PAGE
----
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Barn­finds: it’s all be­com­ing ridicu­lous

CAN WE STOP with the barn­finds? I don’t doubt that there are some cars in barns, but it’s start­ing to get a bit ridicu­lous. I did some re­search and the av­er­age farmer makes $42,000 per year. So how all th­ese farm­ers end up with Bird­cage Maser­atis and Fer­rari GTOs in their barns is be­yond me. In my day we didn’t call them barn­finds. When I was in high school there was al­ways a ru­mour that some­where there was a big-block Corvette for sale, very low mileage, a guy died in it, they couldn’t get the smell out, the fam­ily just wants to sell it for three or four hun­dred dol­lars.

This story was told to me over and over again. We once used it to our ad­van­tage. We ran an ad in the pa­per for a ’66 Corvette big-block, four-speed, guy died in it, can’t get the smell out, just want to get rid of it for low money – and we put our high school prin­ci­pal’s phone num­ber in and said call a%er 10pm. Well, he was flooded with phone calls, and of course we would call too. He would say ‘There’s no big-block Corvette here! Don’t call here again!’

An­other one was the $100 Porsche. This guy was pe­rus­ing the news­pa­per and he saw an ad for a late-model Porsche for $100. So he thinks it must be a mis­take, but he calls any­way. So he calls and oh, it is $100. He goes over there and it’s a three- or fouryear-old 911, in per­fect shape. So he buys it and asks the woman why she’s sell­ing it for $100. And she tells him that her hus­band ran off with his sec­re­tary and told her to sell the car and wire him the money. So that’s what she did.

For some rea­son peo­ple seem to think I bought Elvis’s mo­tor­cy­cle. This story was told to me by one of the po­lice chiefs in the Val­ley. Ap­par­ently, I’m at a garage sale in Ten­nessee. Why I would go all the way to Ten­nessee for a garage sale, I don’t know! So, they have the Har­ley there with two flat tyres. A%er check­ing the se­rial num­bers, I of­fer the farmer (again, a farmer) a mil­lion dol­lars for the bike. A%er he sells it to me I show him the se­rial num­ber, EP1, which is Elvis Pres­ley 1. Now, Har­ley-David­son does not put the owner’s name in the se­rial num­ber. And ap­par­ently, a%er I buy the bike, I li% up the seat and show him the gold plate that says ‘To Elvis, Love Priscilla, Happy Birth­day’.

Peo­ple al­ways say to me ‘Oh, you have the Elvis bike’, and I say ‘No, I don’t’. They say ‘Yeah, you do!’ And I say ‘I show ev­ery­thing I have on my web­site so why would I not show this if I had it?’ But to this day peo­ple seem to think I own Elvis Pres­ley’s mo­tor­cy­cle.

There are tricks to find­ing hid­den cars. If you live in a small town with an old-style gas sta­tion, go in there and ask if there are any older cus­tomers with in­ter­est­ing cars you haven’t seen in a while. And they might say yeah, there was a guy with a ’62 What­ever-it-is, but he hasn’t been around in five or six years; lived up in this area. It’s kind of a good way to find old cars.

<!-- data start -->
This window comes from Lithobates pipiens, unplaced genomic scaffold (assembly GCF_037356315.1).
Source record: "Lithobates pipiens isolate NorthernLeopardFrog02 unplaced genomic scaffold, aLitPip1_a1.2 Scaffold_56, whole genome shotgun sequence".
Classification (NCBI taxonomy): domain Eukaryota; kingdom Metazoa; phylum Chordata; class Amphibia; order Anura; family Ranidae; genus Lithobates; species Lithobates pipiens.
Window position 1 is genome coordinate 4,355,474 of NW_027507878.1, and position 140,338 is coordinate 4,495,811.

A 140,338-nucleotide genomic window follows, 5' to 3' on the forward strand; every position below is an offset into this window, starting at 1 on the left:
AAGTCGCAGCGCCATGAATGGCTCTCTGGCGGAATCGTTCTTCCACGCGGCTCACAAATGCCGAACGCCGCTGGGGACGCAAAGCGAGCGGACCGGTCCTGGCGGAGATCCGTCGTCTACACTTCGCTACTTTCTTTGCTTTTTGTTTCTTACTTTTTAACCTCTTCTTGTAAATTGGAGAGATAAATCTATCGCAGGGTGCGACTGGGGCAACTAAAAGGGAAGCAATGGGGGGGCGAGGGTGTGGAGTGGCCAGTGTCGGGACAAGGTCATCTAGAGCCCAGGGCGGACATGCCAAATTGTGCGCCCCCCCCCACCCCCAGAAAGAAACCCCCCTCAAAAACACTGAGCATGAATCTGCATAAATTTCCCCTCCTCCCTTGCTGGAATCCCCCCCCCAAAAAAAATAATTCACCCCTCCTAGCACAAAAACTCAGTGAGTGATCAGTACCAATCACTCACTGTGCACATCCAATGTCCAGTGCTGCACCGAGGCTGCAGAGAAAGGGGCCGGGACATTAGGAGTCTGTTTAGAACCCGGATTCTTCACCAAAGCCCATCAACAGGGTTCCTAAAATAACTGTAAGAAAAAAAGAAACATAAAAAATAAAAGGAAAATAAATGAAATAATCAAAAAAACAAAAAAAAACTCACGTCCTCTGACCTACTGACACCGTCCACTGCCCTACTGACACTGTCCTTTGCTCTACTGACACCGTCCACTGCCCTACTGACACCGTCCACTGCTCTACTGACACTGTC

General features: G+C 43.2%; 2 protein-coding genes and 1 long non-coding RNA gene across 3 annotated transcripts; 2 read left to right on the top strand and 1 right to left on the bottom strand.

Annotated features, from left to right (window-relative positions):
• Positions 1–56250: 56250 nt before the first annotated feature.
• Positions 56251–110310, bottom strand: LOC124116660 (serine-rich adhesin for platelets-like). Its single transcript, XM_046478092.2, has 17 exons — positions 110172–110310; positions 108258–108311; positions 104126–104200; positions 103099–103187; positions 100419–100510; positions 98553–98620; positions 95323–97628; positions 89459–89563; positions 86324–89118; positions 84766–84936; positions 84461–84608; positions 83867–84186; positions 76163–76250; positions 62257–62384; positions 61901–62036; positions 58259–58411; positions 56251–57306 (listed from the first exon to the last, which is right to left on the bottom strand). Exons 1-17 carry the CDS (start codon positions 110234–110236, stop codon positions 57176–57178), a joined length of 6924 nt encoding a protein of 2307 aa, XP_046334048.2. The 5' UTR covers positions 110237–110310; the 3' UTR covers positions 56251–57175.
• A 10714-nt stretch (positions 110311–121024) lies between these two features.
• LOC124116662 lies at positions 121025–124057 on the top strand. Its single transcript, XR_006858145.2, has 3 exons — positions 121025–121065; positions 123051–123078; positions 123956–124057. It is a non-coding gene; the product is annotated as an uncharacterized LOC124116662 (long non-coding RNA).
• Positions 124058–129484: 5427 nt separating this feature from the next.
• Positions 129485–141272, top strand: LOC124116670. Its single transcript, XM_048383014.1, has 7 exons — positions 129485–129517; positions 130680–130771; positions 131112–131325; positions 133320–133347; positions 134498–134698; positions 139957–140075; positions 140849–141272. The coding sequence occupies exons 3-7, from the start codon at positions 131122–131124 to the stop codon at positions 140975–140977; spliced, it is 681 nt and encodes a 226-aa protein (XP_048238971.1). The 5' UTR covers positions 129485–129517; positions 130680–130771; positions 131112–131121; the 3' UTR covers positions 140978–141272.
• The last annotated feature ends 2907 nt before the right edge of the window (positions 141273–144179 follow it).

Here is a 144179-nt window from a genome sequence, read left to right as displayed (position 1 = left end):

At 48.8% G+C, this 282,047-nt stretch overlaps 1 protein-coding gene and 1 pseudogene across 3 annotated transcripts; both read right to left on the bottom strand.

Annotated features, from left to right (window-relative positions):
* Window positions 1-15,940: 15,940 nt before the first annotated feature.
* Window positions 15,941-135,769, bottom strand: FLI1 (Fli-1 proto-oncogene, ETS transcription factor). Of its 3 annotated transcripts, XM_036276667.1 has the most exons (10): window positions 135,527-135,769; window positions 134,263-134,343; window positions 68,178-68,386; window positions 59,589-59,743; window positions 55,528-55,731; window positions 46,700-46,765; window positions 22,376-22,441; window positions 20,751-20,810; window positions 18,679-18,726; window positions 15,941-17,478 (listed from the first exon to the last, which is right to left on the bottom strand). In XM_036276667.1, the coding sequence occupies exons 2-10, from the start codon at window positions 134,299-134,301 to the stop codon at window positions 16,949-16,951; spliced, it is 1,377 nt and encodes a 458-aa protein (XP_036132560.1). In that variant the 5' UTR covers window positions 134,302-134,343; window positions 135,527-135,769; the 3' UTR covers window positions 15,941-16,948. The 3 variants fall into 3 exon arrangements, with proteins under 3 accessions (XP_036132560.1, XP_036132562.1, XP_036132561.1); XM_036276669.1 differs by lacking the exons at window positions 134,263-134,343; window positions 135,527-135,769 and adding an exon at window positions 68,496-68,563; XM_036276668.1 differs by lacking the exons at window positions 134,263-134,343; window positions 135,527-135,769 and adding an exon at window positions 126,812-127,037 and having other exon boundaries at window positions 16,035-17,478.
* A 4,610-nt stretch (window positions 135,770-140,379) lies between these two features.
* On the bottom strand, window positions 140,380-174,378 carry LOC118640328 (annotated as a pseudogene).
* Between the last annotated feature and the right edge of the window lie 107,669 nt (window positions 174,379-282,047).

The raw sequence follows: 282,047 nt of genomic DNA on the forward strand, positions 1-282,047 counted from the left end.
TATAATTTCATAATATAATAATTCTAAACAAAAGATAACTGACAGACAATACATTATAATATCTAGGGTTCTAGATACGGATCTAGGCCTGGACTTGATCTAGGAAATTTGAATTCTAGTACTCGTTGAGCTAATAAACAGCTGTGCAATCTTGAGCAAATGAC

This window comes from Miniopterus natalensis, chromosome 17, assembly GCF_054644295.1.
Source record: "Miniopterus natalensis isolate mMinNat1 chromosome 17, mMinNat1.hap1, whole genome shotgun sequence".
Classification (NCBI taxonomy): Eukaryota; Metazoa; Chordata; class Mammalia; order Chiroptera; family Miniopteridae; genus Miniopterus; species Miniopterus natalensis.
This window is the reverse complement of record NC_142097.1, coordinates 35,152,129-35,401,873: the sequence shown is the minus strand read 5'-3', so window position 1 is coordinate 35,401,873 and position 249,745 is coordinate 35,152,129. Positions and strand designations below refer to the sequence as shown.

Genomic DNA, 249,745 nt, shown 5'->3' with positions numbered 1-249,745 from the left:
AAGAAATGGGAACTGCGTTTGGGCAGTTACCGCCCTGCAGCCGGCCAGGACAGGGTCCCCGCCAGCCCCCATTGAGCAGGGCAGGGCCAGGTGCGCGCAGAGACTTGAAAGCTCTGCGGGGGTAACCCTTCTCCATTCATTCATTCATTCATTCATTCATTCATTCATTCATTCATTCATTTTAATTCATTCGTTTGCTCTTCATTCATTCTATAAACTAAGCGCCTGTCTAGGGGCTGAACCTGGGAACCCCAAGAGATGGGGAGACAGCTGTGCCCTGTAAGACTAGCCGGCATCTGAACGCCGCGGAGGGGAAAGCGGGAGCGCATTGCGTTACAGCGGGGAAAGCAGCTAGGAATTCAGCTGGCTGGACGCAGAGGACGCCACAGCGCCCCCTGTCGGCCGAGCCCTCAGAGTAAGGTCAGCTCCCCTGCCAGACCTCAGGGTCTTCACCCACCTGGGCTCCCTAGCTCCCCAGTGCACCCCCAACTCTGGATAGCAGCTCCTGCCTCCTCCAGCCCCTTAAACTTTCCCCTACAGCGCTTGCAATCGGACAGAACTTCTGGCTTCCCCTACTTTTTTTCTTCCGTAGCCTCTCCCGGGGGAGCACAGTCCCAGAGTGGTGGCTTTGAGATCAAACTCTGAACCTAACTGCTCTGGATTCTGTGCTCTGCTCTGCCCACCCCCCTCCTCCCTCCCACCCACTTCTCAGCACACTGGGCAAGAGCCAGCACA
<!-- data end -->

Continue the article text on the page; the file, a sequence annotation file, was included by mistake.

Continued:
Some­times cars hide in plain sight. I found a one-owner Due­sen­berg in a park­ing garage in New York, where it had been parked for 50 or 60 years. It was rot­ted out, but there it was, in the middle of Man­hat­tan, with peo­ple around it all the time. It just looked so bad that no­body re­ally knew or cared what it was. If you’re look­ing for a spe­cific car you’re go­ing to be dis­ap­pointed. But if you’re look­ing for just any you’ll find some­thing you might not have have thought of. I never thought I would buy a Daim­ler Dart. Then I found one sit­ting out­side a house in up­state New York. It had sat there 30 years but it’s glass­fi­bre so it was fine. So we brought it back and fixed it up.

All car en­thu­si­asts want to be­lieve. I re­cently found what would be con­sid­ered a barn­find but it was in a con­do­minium. It was a one-owner ’71 Porsche 911T and in the late ’90s it had been parked in an un­der­ground garage in a condo in Bev­erly Hills. It be­longed to the guy’s mother and it had sat there for 20 years, with four flat tyres. The keys were lost so it was more trou­ble than it was worth to move, so it just sat there. So I went down, looked at it and I bought it. Had a key made, and I’m restor­ing it now.

I guess what you have now could be called se­cond-gen­er­a­tion barn finds: cars that were found in the ’60s, brought to a se­cond lo­ca­tion ready to re­store, the restora­tion never hap­pened, so they’re found again. I have a 1907 White steam car that was per­fectly re­stored in 1950 and won a bunch of awards. Then it was put in a barn or a garage for 60 years and it just de­te­ri­o­rated – so when we pulled it out it looked to be in orig­i­nal con­di­tion.


JAY LENO Co­me­dian and talk show leg­end Jay Leno is one of the most fa­mous en­ter­tain­ers in the USA. He is also a true petrol­head, with a mas­sive col­lec­tion of cars and bikes (see www.jaylenos­garage.com). Jay was speak­ing with Jeremy Hart.

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